The Iowa Architectural Foundation is pleased to announce three recipients of its 2023 Community Enhancement Awards: Krause Group, Des Moines Film, and the Rialto Theater (Pocahontas, Iowa).
The statewide award recognizes those individuals, organizations, agencies, or communities, outside the architectural profession, across two categories of effective leadership, vision, and support for architecture. The “Architecture and Design” category, awarded to Krause Group, honors those who have repeatedly championed the cause of architecture or acted as a benefactor of architecture and urban design. The “Historic Vitalization” category, awarded to both Des Moines Film and Rialto Theater, celebrates leadership and achievement in the realm of historic preservation or adaptation.
The 2023 winners were all chosen for their role in bettering Iowa communities through architecture. Quality architecture and urban design make communities more livable – affecting our environment, sustainability, health, culture, identity and economy. Their efforts have not only enhanced the physical landscape of the communities they serve, but have also contributed to economic development and the overall well-being of residents.
Krause Group, Des Moines
Krause Group, a family-owned parent company of national and international businesses, boasts a sustained record of civic investment through architecture. Under the leadership of Founder and CEO Kyle Krause, the company has spearheaded multiple transformative building projects across the Des Moines metro, most notably Krause Gateway Center, designed by renowned Pritzker Prize Laureate Renzo Piano and OPN Architects. Completed in 2018 to serve as headquarters of both Krause Group and Kum & Go Corporation, which Kyle Krause led as CEO until 2021, the building is a work of architectural excellence that showcases the revitalized Western Gateway District and the city at large.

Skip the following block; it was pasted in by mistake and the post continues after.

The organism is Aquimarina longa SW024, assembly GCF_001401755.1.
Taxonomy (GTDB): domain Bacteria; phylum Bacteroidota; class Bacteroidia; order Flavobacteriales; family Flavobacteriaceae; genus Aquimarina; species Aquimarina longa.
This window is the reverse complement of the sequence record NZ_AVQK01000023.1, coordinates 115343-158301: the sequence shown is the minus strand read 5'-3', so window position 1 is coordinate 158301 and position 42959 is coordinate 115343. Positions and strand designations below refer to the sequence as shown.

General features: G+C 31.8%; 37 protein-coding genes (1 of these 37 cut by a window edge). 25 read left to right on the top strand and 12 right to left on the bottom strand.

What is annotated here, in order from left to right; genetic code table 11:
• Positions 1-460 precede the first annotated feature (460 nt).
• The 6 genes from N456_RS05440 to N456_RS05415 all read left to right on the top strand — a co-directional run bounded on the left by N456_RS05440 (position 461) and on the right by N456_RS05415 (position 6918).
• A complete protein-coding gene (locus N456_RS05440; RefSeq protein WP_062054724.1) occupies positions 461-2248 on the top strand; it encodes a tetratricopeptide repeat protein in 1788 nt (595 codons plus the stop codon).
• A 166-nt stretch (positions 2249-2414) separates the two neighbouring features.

As a feat of design and engineering, the Krause Gateway Center has received critical praise and professional honors for its cantilevered roof planes, twenty-nine-foot glass panels, short-grass prairie roof, and thoughtful amenities for employee well-being. Yet it is advocacy for and investment in beautiful, community-enhancing design that have earned Krause Group special recognition. The awards jury was keen to note the building’s interplay with existing architecture and public art, such as the nearby Pappajohn Sculpture Park, reflecting a sensitivity to shared public space. Said Kelly Baum (Executive Director, Des Moines Art Center), “Hospitality is built into the design of Krause Gateway Center; it is open, permeable, and inviting. With the addition of this building the City of Des Moines has gained a true cultural center uniting art, literature, learning, and architecture – a single neighborhood that encapsulates the humanities. It has also enhanced what has become a crucial space for gathering and sociability, the ancient and essential hallmarks of culturally vibrant cities worldwide.”
The Krause Group subsidiary Krause+ has also demonstrated commitment to development efforts across the city. The renovation of the historic Crescent Chevrolet building, previously vacant but now home to Big Grove Brewery & Taproom, has provided a public anchor to the Sherman Hill neighborhood. They also have a portfolio of historic office, mixed-use, and apartment buildings in the Western Gateway District of Des Moines.